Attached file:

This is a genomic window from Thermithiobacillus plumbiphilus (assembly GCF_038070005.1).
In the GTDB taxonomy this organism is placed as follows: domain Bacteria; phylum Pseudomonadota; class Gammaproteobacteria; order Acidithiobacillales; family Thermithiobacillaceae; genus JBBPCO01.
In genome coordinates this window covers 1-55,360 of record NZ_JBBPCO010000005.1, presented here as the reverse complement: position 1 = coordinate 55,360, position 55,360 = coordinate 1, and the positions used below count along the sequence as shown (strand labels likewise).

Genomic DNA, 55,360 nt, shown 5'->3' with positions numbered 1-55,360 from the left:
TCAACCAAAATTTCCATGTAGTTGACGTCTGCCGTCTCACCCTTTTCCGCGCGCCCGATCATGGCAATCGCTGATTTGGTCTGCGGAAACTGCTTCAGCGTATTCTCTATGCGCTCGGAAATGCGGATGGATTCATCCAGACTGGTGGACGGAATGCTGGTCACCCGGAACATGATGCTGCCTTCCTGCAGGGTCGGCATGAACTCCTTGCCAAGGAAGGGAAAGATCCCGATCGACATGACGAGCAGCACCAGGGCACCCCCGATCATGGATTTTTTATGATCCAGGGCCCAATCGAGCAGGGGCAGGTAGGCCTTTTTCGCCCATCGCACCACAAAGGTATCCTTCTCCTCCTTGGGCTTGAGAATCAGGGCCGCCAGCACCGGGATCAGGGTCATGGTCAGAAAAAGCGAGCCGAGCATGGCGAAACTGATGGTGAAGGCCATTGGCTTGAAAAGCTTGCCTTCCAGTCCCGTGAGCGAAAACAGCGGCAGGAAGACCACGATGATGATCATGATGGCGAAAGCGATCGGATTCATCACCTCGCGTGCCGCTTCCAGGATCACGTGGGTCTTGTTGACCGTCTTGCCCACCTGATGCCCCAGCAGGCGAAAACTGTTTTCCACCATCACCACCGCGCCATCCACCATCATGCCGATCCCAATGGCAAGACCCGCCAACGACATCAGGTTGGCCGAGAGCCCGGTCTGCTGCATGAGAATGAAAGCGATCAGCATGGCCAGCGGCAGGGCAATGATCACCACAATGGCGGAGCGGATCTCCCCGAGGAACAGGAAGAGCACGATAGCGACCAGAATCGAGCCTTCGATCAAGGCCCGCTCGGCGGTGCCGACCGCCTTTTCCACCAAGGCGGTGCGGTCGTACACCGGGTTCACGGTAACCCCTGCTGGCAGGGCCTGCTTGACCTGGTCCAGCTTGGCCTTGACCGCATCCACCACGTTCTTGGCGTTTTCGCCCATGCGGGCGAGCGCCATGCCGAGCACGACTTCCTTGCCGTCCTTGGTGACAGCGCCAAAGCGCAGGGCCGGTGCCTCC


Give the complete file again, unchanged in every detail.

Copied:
This is a genomic window from Thermithiobacillus plumbiphilus (assembly GCF_038070005.1).
In the GTDB taxonomy this organism is placed as follows: domain Bacteria; phylum Pseudomonadota; class Gammaproteobacteria; order Acidithiobacillales; family Thermithiobacillaceae; genus JBBPCO01.
In genome coordinates this window covers 1-55,360 of record NZ_JBBPCO010000005.1, presented here as the reverse complement: position 1 = coordinate 55,360, position 55,360 = coordinate 1, and the positions used below count along the sequence as shown (strand labels likewise).

Genomic DNA, 55,360 nt, shown 5'->3' with positions numbered 1-55,360 from the left:
TCAACCAAAATTTCCATGTAGTTGACGTCTGCCGTCTCACCCTTTTCCGCGCGCCCGATCATGGCAATCGCTGATTTGGTCTGCGGAAACTGCTTCAGCGTATTCTCTATGCGCTCGGAAATGCGGATGGATTCATCCAGACTGGTGGACGGAATGCTGGTCACCCGGAACATGATGCTGCCTTCCTGCAGGGTCGGCATGAACTCCTTGCCAAGGAAGGGAAAGATCCCGATCGACATGACGAGCAGCACCAGGGCACCCCCGATCATGGATTTTTTATGATCCAGGGCCCAATCGAGCAGGGGCAGGTAGGCCTTTTTCGCCCATCGCACCACAAAGGTATCCTTCTCCTCCTTGGGCTTGAGAATCAGGGCCGCCAGCACCGGGATCAGGGTCATGGTCAGAAAAAGCGAGCCGAGCATGGCGAAACTGATGGTGAAGGCCATTGGCTTGAAAAGCTTGCCTTCCAGTCCCGTGAGCGAAAACAGCGGCAGGAAGACCACGATGATGATCATGATGGCGAAAGCGATCGGATTCATCACCTCGCGTGCCGCTTCCAGGATCACGTGGGTCTTGTTGACCGTCTTGCCCACCTGATGCCCCAGCAGGCGAAAACTGTTTTCCACCATCACCACCGCGCCATCCACCATCATGCCGATCCCAATGGCAAGACCCGCCAACGACATCAGGTTGGCCGAGAGCCCGGTCTGCTGCATGAGAATGAAAGCGATCAGCATGGCCAGCGGCAGGGCAATGATCACCACAATGGCGGAGCGGATCTCCCCGAGGAACAGGAAGAGCACGATAGCGACCAGAATCGAGCCTTCGATCAAGGCCCGCTCGGCGGTGCCGACCGCCTTTTCCACCAAGGCGGTGCGGTCGTACACCGGGTTCACGGTAACCCCTGCTGGCAGGGCCTGCTTGACCTGGTCCAGCTTGGCCTTGACCGCATCCACCACGTTCTTGGCGTTTTCGCCCATGCGGGCGAGCGCCATGCCGAGCACGACTTCCTTGCCGTCCTTGGTGACAGCGCCAAAGCGCAGGGCCGGTGCCTCC